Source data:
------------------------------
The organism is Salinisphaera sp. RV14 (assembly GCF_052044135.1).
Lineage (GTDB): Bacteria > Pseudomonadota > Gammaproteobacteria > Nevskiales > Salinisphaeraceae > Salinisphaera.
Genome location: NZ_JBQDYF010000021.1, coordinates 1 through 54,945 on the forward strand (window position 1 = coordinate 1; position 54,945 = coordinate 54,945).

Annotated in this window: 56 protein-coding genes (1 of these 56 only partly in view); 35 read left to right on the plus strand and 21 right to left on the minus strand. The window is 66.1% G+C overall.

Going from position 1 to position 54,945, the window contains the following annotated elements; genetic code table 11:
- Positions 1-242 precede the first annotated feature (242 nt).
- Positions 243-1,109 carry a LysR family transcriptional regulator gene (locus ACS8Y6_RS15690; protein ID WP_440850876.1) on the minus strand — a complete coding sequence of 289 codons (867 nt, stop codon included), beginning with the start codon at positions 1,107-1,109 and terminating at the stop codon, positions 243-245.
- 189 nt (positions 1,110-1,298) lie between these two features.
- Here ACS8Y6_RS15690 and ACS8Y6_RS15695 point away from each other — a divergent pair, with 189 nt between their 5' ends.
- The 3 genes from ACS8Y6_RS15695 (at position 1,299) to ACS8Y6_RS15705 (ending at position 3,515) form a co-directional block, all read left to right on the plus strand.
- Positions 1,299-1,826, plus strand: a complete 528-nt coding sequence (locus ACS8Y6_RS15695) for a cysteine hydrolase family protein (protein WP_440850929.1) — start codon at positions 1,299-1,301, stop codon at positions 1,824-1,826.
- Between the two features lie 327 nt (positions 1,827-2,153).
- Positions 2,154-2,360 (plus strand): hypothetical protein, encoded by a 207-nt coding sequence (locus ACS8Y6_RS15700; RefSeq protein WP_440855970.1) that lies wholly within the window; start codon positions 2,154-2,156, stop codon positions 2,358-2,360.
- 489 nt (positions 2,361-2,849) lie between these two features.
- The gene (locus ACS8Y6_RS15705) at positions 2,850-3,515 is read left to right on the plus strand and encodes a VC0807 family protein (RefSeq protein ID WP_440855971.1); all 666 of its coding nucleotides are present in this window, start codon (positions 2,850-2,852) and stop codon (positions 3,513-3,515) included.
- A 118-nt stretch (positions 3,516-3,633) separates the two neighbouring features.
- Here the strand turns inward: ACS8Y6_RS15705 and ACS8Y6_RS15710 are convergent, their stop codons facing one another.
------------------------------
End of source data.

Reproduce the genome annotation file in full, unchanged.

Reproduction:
The organism is Salinisphaera sp. RV14 (assembly GCF_052044135.1).
Lineage (GTDB): Bacteria > Pseudomonadota > Gammaproteobacteria > Nevskiales > Salinisphaeraceae > Salinisphaera.
Genome location: NZ_JBQDYF010000021.1, coordinates 1 through 54,945 on the forward strand (window position 1 = coordinate 1; position 54,945 = coordinate 54,945).

Annotated in this window: 56 protein-coding genes (1 of these 56 only partly in view); 35 read left to right on the plus strand and 21 right to left on the minus strand. The window is 66.1% G+C overall.

Going from position 1 to position 54,945, the window contains the following annotated elements; genetic code table 11:
- Positions 1-242 precede the first annotated feature (242 nt).
- Positions 243-1,109 carry a LysR family transcriptional regulator gene (locus ACS8Y6_RS15690; protein ID WP_440850876.1) on the minus strand — a complete coding sequence of 289 codons (867 nt, stop codon included), beginning with the start codon at positions 1,107-1,109 and terminating at the stop codon, positions 243-245.
- 189 nt (positions 1,110-1,298) lie between these two features.
- Here ACS8Y6_RS15690 and ACS8Y6_RS15695 point away from each other — a divergent pair, with 189 nt between their 5' ends.
- The 3 genes from ACS8Y6_RS15695 (at position 1,299) to ACS8Y6_RS15705 (ending at position 3,515) form a co-directional block, all read left to right on the plus strand.
- Positions 1,299-1,826, plus strand: a complete 528-nt coding sequence (locus ACS8Y6_RS15695) for a cysteine hydrolase family protein (protein WP_440850929.1) — start codon at positions 1,299-1,301, stop codon at positions 1,824-1,826.
- Between the two features lie 327 nt (positions 1,827-2,153).
- Positions 2,154-2,360 (plus strand): hypothetical protein, encoded by a 207-nt coding sequence (locus ACS8Y6_RS15700; RefSeq protein WP_440855970.1) that lies wholly within the window; start codon positions 2,154-2,156, stop codon positions 2,358-2,360.
- 489 nt (positions 2,361-2,849) lie between these two features.
- The gene (locus ACS8Y6_RS15705) at positions 2,850-3,515 is read left to right on the plus strand and encodes a VC0807 family protein (RefSeq protein ID WP_440855971.1); all 666 of its coding nucleotides are present in this window, start codon (positions 2,850-2,852) and stop codon (positions 3,513-3,515) included.
- A 118-nt stretch (positions 3,516-3,633) separates the two neighbouring features.
- Here the strand turns inward: ACS8Y6_RS15705 and ACS8Y6_RS15710 are convergent, their stop codons facing one another.